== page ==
Helena Miras, who works as a nurse, says key workers on the estates are already struggling and the rent rises are way above pay rises for this year.

She said: “I do not understand how they think we can afford these rent rises. They have already increased our rent. Now they want nearly 10 per cent more.”

Peabody insisted that anyone whose rent has already risen won’t see the full rise if they have already hit the cap.

Local teacher Jamie Duff argues that rents should be set to entry-level key worker pay brackets instead of average market rents.

He said: “Areas like Hackney and Tower Hamlets have seen dramatic rises in house prices and private rents forcing up so called affordable rents.

“Why are key worker rents linked to the market and not wages?”

He added: “There is a recruitment and retention crisis in teaching. Teachers simply cannot afford to live in places like Hackney any more.

“Primary schools in Hackney are closing because of falling rolls; this is largely to do with families moving out as rent becomes increasingly unaffordable.

“This key worker housing scheme is vital to ensure London retains its key workers.”

A spokesperson for the Social Housing Action Campaign said: “Peabody tenants are absolutely right to fight these rises. It is a shocking increase in their housing costs and will drive many over a financial cliff edge.

“People cannot bear rent rises of around nine to 10 per cent each year. This is far higher than the mortgage rises, but are being levied on some of the poorest and most vulnerable tenants. They end up defaulting and face eviction.”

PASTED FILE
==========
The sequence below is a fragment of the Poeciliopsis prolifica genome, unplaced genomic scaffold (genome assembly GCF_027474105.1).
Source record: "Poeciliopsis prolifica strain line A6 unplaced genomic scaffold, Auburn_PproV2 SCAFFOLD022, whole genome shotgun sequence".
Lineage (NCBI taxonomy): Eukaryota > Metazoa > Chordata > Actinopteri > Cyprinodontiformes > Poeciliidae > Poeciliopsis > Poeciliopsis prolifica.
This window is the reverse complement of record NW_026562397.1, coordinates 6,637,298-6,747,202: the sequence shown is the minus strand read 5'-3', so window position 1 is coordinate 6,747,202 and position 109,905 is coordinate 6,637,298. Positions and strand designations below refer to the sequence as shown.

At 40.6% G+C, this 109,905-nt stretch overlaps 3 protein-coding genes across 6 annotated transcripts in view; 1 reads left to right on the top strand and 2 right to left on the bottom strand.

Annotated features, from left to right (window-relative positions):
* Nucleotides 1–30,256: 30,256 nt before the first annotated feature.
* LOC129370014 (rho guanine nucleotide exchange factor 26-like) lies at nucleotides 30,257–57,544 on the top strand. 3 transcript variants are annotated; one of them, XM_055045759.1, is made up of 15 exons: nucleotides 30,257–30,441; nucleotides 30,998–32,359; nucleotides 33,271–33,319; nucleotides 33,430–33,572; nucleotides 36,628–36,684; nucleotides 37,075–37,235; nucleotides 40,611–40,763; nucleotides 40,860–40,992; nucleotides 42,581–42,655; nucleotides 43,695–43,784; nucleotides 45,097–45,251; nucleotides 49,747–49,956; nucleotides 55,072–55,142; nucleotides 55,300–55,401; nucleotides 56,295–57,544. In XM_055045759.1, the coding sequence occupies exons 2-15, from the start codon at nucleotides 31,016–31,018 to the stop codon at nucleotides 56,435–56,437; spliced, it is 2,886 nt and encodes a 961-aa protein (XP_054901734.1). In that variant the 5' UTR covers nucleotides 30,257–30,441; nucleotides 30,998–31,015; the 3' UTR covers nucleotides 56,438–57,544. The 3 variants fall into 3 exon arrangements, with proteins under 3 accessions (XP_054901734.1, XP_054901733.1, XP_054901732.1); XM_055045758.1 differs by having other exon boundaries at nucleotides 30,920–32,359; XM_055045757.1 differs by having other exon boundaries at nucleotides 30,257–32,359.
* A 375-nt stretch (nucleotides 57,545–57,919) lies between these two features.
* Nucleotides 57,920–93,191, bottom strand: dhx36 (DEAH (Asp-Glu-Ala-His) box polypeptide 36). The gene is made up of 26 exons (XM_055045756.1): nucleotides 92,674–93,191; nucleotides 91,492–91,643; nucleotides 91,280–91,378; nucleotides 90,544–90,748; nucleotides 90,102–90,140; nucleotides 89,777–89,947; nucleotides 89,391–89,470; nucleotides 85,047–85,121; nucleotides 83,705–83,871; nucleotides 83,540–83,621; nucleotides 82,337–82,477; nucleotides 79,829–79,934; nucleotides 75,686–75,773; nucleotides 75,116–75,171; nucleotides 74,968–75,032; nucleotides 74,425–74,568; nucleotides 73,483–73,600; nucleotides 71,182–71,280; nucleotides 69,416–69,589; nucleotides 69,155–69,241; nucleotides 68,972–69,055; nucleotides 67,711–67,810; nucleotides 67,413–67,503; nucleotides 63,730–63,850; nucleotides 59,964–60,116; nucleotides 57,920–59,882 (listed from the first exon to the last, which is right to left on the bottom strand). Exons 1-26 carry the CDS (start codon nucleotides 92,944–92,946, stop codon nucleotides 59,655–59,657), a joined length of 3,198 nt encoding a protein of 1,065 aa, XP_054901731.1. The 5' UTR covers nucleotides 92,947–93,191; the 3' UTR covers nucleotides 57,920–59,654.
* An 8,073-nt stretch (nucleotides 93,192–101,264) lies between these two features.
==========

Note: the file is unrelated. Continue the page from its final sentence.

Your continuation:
They added: “The cost to the taxpayer is enormous. It increases the call on extremely expensive temporary accommodation, and the housing benefit bill.

“We know from the despair amongst our members that it is also contributing to the mental health crisis, with a knock-on effect on people’s jobs and health.

“If the government invested properly in enough fully-funded council housing, it would ultimately cost the public sector less and it would certainly halt the terrible toll on people who are struggling to survive financially.”

A spokesperson for Peabody said: “We appreciate that no rent increase is ever welcome. For more than half of residents living on the former Crown Estates, rents will stay the same or increase by an average of 5.4 per cent.

“Like all housing associations, we’re having to balance rising costs with a need to continue maintaining existing homes, build more desperately needed homes where we can, and provide essential services.”

The spokesperson said Peabody has invested more than £23m in improving homes on all four Crown Estates since 2020.

They added: “Although these homes aren’t for social rent, they are decent value for money in these central London locations, at an average of £1,233 per month for a three-bed home.

“People are paying significantly more for similarly sized homes in the same areas on the open housing market.

“No resident on a former Crown Estate will pay any more than our self-imposed cap of more than £1,400 per month.”

The spokesperson said Peabody invests “every penny in homes and services”, and in 2023 spent 66p on repairs and major improvements for every £1 spent on rent.

The rest was used to deliver other services for residents, including providing more local teams and to pay for financing more social homes, they added.